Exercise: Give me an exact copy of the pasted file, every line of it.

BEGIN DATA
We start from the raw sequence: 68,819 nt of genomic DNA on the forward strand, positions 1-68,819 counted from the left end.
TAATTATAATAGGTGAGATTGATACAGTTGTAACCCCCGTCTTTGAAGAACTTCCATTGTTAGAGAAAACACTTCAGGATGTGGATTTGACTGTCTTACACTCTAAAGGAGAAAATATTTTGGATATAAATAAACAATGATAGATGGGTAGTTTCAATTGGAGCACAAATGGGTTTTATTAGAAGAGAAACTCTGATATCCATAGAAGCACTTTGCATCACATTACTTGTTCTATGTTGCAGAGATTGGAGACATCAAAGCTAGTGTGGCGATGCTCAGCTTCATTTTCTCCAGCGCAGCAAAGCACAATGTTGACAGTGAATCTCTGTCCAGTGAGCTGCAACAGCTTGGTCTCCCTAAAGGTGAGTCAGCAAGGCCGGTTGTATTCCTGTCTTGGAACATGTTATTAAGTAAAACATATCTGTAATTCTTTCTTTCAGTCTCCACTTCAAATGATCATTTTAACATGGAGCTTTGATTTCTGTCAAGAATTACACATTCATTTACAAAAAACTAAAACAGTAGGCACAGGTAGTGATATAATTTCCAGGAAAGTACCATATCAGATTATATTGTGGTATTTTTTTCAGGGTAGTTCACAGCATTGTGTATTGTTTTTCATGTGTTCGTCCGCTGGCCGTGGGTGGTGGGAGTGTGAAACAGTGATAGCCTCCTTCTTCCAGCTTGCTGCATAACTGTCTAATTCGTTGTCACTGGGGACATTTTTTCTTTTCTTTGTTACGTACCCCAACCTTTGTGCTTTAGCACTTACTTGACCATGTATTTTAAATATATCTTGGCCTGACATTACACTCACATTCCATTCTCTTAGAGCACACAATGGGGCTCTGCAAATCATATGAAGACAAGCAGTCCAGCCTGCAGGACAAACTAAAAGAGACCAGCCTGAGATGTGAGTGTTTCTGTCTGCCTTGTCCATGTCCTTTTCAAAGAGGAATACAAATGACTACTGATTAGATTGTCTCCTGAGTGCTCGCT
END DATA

We start from the raw sequence: 68,819 nt of genomic DNA on the forward strand, positions 1-68,819 counted from the left end.
TAATTATAATAGGTGAGATTGATACAGTTGTAACCCCCGTCTTTGAAGAACTTCCATTGTTAGAGAAAACACTTCAGGATGTGGATTTGACTGTCTTACACTCTAAAGGAGAAAATATTTTGGATATAAATAAACAATGATAGATGGGTAGTTTCAATTGGAGCACAAATGGGTTTTATTAGAAGAGAAACTCTGATATCCATAGAAGCACTTTGCATCACATTACTTGTTCTATGTTGCAGAGATTGGAGACATCAAAGCTAGTGTGGCGATGCTCAGCTTCATTTTCTCCAGCGCAGCAAAGCACAATGTTGACAGTGAATCTCTGTCCAGTGAGCTGCAACAGCTTGGTCTCCCTAAAGGTGAGTCAGCAAGGCCGGTTGTATTCCTGTCTTGGAACATGTTATTAAGTAAAACATATCTGTAATTCTTTCTTTCAGTCTCCACTTCAAATGATCATTTTAACATGGAGCTTTGATTTCTGTCAAGAATTACACATTCATTTACAAAAAACTAAAACAGTAGGCACAGGTAGTGATATAATTTCCAGGAAAGTACCATATCAGATTATATTGTGGTATTTTTTTCAGGGTAGTTCACAGCATTGTGTATTGTTTTTCATGTGTTCGTCCGCTGGCCGTGGGTGGTGGGAGTGTGAAACAGTGATAGCCTCCTTCTTCCAGCTTGCTGCATAACTGTCTAATTCGTTGTCACTGGGGACATTTTTTCTTTTCTTTGTTACGTACCCCAACCTTTGTGCTTTAGCACTTACTTGACCATGTATTTTAAATATATCTTGGCCTGACATTACACTCACATTCCATTCTCTTAGAGCACACAATGGGGCTCTGCAAATCATATGAAGACAAGCAGTCCAGCCTGCAGGACAAACTAAAAGAGACCAGCCTGAGATGTGAGTGTTTCTGTCTGCCTTGTCCATGTCCTTTTCAAAGAGGAATACAAATGACTACTGATTAGATTGTCTCCTGAGTGCTCGCT